Pay some money and rendezvous with my girlfriend once a week in a love hotel

I was lucky that my girlfriend was quite understanding about our circumstances, and she didn't even seem to be upset with my Japanese housemates. Together we came up wIth an idea that included some extra expenses that I had not anticipated. However, the projected benefits were that my housemates and the landlord would probably be as happy with me as they were before, and I wouldn't need to be concerned about the physical security of my room.

Tokyo had a lot of hotels, unabashedly dubbed "love hotels." You could rent a room for as little as two hours. We did it for a full day. The least expensive available then was about $100 per night. I was already set to move to Shanghai in about three months. The total hotel layout would be about $1200. And it would be fun and even more romantic!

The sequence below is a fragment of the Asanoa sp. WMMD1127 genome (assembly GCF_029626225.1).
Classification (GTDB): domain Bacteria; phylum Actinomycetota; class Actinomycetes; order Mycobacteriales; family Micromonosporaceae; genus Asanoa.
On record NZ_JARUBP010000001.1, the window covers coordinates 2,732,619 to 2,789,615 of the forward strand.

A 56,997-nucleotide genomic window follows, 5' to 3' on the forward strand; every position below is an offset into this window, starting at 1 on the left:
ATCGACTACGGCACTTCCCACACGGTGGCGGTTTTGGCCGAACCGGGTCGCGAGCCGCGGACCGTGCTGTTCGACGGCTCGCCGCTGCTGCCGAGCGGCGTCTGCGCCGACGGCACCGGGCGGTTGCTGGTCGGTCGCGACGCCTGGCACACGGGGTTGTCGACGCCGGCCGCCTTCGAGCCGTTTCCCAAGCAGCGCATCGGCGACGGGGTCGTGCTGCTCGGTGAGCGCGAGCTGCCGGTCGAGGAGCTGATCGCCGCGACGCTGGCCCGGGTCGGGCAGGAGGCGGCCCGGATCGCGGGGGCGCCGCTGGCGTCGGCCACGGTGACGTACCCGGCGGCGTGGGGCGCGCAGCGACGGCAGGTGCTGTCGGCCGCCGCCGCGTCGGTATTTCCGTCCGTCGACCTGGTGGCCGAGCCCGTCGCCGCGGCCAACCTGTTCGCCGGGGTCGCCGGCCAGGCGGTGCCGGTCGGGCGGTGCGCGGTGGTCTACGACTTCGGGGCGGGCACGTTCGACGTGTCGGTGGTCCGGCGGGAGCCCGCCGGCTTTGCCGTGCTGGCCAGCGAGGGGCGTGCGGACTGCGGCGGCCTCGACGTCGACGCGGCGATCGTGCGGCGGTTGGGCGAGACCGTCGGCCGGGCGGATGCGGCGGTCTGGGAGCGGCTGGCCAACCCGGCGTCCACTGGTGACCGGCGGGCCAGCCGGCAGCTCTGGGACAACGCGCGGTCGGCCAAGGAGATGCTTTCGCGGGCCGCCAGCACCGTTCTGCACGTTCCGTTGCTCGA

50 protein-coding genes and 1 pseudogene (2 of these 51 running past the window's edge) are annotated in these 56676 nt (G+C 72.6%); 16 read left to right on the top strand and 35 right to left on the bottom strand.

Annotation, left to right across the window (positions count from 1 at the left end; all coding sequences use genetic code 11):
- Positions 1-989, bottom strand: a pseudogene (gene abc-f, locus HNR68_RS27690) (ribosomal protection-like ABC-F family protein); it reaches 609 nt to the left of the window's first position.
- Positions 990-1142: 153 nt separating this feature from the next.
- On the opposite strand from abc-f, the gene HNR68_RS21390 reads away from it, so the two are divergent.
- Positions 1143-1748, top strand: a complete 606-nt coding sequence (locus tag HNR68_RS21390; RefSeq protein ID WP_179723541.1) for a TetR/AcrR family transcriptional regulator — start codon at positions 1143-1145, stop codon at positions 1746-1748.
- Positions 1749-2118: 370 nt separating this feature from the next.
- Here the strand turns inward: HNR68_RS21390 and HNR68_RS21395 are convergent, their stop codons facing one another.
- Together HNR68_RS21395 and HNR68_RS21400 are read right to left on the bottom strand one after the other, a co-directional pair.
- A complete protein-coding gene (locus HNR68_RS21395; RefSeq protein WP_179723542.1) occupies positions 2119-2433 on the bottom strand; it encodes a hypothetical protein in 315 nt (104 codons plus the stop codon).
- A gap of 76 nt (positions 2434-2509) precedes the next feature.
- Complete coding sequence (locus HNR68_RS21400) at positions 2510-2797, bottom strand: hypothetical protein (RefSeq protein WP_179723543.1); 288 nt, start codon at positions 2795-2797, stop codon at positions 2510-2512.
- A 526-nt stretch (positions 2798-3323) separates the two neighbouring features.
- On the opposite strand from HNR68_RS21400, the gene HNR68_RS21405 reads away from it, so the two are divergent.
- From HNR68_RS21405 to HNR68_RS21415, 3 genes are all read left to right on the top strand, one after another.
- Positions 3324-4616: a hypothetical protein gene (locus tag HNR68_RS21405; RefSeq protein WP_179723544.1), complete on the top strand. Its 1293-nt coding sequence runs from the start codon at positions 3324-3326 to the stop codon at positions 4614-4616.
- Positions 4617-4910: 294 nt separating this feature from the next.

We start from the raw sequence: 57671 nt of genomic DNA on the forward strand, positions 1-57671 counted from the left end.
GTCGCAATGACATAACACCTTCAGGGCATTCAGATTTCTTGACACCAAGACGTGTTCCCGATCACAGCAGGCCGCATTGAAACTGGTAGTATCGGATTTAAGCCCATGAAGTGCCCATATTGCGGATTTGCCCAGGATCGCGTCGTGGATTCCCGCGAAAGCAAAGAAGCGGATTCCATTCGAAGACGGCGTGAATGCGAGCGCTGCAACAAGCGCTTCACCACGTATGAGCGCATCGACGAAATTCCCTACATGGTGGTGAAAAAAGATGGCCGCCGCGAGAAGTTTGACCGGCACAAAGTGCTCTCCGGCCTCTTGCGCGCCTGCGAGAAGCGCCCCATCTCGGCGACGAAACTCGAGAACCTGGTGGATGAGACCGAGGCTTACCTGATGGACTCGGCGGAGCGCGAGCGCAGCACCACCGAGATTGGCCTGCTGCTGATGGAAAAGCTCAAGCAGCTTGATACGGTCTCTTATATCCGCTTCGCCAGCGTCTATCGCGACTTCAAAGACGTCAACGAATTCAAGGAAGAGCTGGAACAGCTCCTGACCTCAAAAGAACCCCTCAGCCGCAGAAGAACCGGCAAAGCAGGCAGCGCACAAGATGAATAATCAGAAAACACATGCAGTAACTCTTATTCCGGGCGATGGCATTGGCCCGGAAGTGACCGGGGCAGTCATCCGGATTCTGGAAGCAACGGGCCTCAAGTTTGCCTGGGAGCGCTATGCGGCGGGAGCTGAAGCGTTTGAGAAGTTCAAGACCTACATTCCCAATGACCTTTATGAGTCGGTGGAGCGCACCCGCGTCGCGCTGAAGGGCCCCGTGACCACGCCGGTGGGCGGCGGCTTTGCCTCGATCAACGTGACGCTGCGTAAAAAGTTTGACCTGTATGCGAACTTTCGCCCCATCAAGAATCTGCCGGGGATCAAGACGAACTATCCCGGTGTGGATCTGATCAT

Lying to the landlord and my housemates

Even though we lived in the same house, we all tended to communicate mostly by email. I wrote everyone an email. Though every email said basically the same, I sent it individually so that I was apologizing to each one, not just a group apology. I didn't give them any details about the hotel plans and the reasoning behind my new decision. That didn't make sense. I just said, "After a lot of thinking, I have decided that I was so wrong. I don't know why I didn't see it before. I deeply regret the upset that I have caused you. I promise that I will not bring my girlfriend to this house again. If you can forgive me, I would be grateful. If you cannot, I understand."

Lying for the greater good